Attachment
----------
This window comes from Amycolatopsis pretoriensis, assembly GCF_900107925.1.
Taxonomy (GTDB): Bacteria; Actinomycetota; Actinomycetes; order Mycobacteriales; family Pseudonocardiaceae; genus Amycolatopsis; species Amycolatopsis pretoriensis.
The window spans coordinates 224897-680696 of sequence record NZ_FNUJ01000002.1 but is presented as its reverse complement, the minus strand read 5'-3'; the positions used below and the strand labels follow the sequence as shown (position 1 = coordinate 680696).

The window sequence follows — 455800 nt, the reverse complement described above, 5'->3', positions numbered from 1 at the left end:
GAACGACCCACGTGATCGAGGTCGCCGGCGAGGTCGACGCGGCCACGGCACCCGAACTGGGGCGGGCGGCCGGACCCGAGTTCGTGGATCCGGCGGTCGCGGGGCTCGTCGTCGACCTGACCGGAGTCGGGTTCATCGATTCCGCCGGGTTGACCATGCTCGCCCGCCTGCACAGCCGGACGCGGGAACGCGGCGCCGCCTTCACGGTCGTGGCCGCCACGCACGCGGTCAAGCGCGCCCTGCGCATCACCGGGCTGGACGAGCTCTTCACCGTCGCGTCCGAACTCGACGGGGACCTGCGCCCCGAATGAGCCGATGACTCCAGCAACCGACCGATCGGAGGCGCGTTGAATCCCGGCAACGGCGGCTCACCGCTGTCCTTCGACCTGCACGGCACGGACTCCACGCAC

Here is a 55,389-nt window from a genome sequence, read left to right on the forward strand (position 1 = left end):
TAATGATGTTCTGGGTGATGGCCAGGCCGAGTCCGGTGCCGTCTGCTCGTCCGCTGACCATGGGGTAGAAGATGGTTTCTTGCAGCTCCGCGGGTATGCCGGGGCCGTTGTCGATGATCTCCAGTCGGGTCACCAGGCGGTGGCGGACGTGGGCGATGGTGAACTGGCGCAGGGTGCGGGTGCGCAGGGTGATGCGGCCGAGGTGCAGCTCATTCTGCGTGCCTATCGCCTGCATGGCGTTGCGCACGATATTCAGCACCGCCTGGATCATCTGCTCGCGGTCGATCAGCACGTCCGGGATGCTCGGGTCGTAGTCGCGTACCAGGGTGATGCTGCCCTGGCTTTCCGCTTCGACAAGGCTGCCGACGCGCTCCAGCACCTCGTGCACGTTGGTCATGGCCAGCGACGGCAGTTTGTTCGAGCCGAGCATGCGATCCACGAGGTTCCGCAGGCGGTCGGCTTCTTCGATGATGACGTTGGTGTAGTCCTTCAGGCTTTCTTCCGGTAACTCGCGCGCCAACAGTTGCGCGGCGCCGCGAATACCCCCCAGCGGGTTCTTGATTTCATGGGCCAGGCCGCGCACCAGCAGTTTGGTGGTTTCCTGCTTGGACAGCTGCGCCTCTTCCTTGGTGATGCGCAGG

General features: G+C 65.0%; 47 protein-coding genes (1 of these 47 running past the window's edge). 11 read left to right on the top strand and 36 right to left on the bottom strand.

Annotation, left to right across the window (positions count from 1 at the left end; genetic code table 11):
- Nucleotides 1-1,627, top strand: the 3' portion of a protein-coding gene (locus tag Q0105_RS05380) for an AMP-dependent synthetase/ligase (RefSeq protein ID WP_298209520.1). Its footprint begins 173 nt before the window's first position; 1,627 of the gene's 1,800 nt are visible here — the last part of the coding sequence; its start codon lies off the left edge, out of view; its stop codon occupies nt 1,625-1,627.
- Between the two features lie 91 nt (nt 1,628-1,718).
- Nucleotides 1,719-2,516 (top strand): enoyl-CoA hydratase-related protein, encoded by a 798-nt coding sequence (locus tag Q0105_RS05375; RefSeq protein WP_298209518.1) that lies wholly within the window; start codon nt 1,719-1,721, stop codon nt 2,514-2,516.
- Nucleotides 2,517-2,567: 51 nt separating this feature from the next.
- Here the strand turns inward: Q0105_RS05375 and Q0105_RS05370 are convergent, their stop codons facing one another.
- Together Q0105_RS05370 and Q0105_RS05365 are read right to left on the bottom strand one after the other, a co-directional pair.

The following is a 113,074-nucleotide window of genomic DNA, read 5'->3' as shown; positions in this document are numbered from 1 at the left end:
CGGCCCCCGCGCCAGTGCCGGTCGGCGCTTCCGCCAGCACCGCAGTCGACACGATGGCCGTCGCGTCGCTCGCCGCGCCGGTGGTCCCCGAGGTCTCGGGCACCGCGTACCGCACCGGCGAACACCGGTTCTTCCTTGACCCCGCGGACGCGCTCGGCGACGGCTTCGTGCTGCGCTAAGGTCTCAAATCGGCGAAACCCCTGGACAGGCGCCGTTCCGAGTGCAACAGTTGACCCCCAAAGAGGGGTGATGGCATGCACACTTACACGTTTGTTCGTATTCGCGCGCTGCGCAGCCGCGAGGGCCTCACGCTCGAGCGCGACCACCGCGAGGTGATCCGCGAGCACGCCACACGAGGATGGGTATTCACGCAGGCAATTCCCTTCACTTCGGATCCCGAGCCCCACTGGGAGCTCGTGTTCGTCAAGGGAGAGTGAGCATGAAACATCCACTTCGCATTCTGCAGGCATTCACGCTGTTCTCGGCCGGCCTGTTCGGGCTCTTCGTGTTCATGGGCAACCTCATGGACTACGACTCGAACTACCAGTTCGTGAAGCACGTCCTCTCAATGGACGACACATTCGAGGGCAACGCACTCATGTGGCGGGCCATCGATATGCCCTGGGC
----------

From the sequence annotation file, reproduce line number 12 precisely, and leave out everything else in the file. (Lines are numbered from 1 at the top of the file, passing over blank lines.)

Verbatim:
- Nucleotides 1,719-2,516 (top strand): enoyl-CoA hydratase-related protein, encoded by a 798-nt coding sequence (locus tag Q0105_RS05375; RefSeq protein WP_298209518.1) that lies wholly within the window; start codon nt 1,719-1,721, stop codon nt 2,514-2,516.